Don't Kill The Mellinger

An important takeaway from the Chiefs' draft

As fun as it is to forget about our mortgage payments and leaky roofs and whatever other problems we may have to play make-believe NFL general manager, nobody knows anything about how this will turn out.

Oh, sure. We can have draft grades^.


And we do.

But at least on some level, I hope we all know that screaming about passing up some particular player or declaring some other guy a bust is just nonsense. You don’t know. I don’t know. If they’re honest, NFL executives don’t know.

That’s part of the point I was making off

the Dee Ford column

, but I do think it’s fair (and worthwhile) to look at the thought process behind picks and collective drafts.

With that in mind, mostly, we can assume the Chiefs believe the last half of 2013 more than the first.

That was a really bizarre season. The Chiefs were, statistically, among the very best defenses in the NFL during a 9-0 start. For a while, they were pacing near the 1986 Bears’ all-time sack record. And the offense stunk. They won two games scoring just 17 points.

Over the second half of the season, the Chiefs were, statistically, among the very worst defenses in the NFL during a 2-6 finish (including the playoff game). They lost games scoring 38 and 44 points.

The most obvious hole on a roster with more holes than you’d expect of an 11-win team was receiver. Dwayne Bowe had a mostly rotten 2013, and

positive signs

or not, having him as your clear No. 1 with Donnie Avery as your No. 2 means you need to get better at receiver. The Chiefs recognized this in an

ultimately empty pursuit of Emmanuel Sanders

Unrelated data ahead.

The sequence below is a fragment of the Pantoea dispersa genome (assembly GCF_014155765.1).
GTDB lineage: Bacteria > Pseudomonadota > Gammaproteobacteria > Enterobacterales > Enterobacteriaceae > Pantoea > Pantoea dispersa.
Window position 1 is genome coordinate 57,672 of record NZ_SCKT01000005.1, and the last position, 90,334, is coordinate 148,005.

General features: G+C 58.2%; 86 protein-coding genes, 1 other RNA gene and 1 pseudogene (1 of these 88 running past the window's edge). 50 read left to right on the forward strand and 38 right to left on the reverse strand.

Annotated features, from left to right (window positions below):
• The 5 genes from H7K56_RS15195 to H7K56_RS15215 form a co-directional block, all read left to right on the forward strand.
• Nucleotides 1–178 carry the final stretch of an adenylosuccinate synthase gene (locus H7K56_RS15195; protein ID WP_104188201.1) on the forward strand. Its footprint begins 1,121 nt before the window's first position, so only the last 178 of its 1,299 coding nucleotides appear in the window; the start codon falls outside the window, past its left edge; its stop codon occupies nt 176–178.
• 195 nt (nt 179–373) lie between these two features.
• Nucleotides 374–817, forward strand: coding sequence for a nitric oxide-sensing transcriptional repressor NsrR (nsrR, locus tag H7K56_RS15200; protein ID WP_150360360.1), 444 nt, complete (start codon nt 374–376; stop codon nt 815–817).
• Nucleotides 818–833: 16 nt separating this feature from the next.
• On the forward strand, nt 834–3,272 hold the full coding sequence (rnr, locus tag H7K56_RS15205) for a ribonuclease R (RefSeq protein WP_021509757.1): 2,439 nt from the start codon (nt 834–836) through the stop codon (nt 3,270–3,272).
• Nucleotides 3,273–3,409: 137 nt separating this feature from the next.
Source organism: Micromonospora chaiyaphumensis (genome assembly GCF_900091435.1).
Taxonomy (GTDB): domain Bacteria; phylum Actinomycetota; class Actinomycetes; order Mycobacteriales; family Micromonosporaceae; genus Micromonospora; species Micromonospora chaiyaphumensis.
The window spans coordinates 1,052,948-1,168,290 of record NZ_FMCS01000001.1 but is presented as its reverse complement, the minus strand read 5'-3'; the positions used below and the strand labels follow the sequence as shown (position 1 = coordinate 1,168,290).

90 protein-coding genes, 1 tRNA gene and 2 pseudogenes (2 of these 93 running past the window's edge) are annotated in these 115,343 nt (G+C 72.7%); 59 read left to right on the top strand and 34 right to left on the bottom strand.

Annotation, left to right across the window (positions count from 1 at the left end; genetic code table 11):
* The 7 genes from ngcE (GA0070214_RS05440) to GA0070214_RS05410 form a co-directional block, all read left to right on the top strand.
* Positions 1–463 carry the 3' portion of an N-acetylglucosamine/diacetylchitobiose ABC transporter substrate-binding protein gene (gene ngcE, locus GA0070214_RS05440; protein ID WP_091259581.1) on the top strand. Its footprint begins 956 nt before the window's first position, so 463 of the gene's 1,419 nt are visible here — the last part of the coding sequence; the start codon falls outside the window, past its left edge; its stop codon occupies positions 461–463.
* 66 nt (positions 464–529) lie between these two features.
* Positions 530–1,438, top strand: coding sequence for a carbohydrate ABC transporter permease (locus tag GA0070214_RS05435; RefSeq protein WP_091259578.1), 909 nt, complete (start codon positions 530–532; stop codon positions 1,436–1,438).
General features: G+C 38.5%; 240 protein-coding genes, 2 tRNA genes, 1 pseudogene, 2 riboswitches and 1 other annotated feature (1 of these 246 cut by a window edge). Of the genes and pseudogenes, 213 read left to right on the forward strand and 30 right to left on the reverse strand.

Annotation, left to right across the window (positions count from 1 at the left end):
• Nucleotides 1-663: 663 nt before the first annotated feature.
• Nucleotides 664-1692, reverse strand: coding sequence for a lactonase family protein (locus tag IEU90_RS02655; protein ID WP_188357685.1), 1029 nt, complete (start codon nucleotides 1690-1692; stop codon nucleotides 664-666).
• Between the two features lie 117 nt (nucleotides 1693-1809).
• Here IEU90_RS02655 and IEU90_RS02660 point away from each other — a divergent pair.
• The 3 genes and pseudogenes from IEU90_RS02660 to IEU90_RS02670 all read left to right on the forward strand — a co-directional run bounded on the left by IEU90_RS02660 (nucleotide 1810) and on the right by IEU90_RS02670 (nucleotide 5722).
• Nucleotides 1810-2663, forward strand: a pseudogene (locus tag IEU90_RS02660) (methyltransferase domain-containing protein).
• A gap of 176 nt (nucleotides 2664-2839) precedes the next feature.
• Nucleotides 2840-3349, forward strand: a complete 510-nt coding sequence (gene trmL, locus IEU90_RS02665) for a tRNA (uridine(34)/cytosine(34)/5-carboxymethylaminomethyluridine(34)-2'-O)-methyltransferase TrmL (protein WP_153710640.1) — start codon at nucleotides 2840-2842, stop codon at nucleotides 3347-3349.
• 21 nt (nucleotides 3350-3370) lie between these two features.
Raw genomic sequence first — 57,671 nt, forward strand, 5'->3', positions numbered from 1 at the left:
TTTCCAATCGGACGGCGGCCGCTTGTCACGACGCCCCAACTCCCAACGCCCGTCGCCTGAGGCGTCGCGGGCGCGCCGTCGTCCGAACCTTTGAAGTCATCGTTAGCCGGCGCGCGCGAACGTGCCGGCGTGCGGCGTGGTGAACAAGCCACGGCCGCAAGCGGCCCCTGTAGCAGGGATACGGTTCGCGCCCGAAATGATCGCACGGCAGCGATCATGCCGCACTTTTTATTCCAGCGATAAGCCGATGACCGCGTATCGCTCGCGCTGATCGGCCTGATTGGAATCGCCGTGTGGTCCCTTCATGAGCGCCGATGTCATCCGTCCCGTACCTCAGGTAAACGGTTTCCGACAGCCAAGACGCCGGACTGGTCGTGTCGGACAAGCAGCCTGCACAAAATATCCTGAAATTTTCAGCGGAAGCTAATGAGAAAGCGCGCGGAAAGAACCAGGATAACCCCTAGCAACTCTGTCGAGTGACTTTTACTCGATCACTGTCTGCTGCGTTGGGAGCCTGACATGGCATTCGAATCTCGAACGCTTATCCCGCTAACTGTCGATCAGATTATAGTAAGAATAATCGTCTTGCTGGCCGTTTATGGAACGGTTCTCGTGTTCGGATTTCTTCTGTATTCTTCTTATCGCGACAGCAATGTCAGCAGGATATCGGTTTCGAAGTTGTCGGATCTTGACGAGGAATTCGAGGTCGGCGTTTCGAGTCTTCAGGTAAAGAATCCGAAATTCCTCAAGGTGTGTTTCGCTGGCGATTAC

, so a lot of us (me included) thought the Chiefs would get a receiver in a supposedly receiver-heavy draft.

Instead, the Chiefs went

pass rusher




Dexter McCluster replacement

(and upgrade?),

Tyler Bray replacement

(and upgrade), and then finished with two developmental offensive linemen.

The schedule was back-loaded in 2013, but it’s not a coincidence that the defense turned to mush when Tamba Hali and Justin Houston were hurt. Everything Bob Sutton does with his defense is predicated on getting to the quarterback, so taking Ford makes sense — especially with Houston becoming a free agent or more expensive after 2014 and Tamba getting older and already being very expensive.

Also, Brandon Flowers is a rotten fit for Sutton’s defense (and played through an injury last year) with a big cap number, so taking Gaines here makes sense.

Again, we can debate all we want about whether Ford was a reach or Gaines’ durability questions make him a bad selection. We can play make-believe and feign certainty about what the Chiefs


have done.

But, really, what we know is that even after the pursuit of Sanders the Chiefs have more faith in (Andy Reid and) the offense’s last eight games of 2013 than the defense’s first nine.

Which, if we’re all being honest, seems about right.